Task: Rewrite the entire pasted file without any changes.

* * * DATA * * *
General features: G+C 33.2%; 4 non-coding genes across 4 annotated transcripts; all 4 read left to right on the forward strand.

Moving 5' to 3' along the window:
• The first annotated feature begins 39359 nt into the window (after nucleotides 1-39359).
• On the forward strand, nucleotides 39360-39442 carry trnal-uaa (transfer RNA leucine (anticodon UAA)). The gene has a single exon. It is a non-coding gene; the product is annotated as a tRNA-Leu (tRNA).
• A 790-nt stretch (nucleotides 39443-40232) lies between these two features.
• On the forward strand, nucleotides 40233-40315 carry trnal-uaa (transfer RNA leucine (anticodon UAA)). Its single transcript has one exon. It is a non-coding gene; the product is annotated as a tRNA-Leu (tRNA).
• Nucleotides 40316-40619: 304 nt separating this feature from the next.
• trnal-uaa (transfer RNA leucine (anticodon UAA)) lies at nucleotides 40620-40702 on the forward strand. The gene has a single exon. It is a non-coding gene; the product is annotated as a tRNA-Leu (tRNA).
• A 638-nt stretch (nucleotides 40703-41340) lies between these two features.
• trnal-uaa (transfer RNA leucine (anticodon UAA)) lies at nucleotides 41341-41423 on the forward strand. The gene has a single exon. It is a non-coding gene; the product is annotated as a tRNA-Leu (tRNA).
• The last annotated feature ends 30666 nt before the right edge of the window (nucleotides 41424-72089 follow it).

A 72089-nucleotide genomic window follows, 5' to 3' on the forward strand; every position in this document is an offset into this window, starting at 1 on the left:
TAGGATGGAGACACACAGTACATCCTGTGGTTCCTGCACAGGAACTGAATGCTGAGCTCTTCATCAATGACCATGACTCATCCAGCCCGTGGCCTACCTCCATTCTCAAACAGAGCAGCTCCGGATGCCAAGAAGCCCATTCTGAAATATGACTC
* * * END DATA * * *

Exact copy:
General features: G+C 33.2%; 4 non-coding genes across 4 annotated transcripts; all 4 read left to right on the forward strand.

Moving 5' to 3' along the window:
• The first annotated feature begins 39359 nt into the window (after nucleotides 1-39359).
• On the forward strand, nucleotides 39360-39442 carry trnal-uaa (transfer RNA leucine (anticodon UAA)). The gene has a single exon. It is a non-coding gene; the product is annotated as a tRNA-Leu (tRNA).
• A 790-nt stretch (nucleotides 39443-40232) lies between these two features.
• On the forward strand, nucleotides 40233-40315 carry trnal-uaa (transfer RNA leucine (anticodon UAA)). Its single transcript has one exon. It is a non-coding gene; the product is annotated as a tRNA-Leu (tRNA).
• Nucleotides 40316-40619: 304 nt separating this feature from the next.
• trnal-uaa (transfer RNA leucine (anticodon UAA)) lies at nucleotides 40620-40702 on the forward strand. The gene has a single exon. It is a non-coding gene; the product is annotated as a tRNA-Leu (tRNA).
• A 638-nt stretch (nucleotides 40703-41340) lies between these two features.
• trnal-uaa (transfer RNA leucine (anticodon UAA)) lies at nucleotides 41341-41423 on the forward strand. The gene has a single exon. It is a non-coding gene; the product is annotated as a tRNA-Leu (tRNA).
• The last annotated feature ends 30666 nt before the right edge of the window (nucleotides 41424-72089 follow it).

A 72089-nucleotide genomic window follows, 5' to 3' on the forward strand; every position in this document is an offset into this window, starting at 1 on the left:
TAGGATGGAGACACACAGTACATCCTGTGGTTCCTGCACAGGAACTGAATGCTGAGCTCTTCATCAATGACCATGACTCATCCAGCCCGTGGCCTACCTCCATTCTCAAACAGAGCAGCTCCGGATGCCAAGAAGCCCATTCTGAAATATGACTC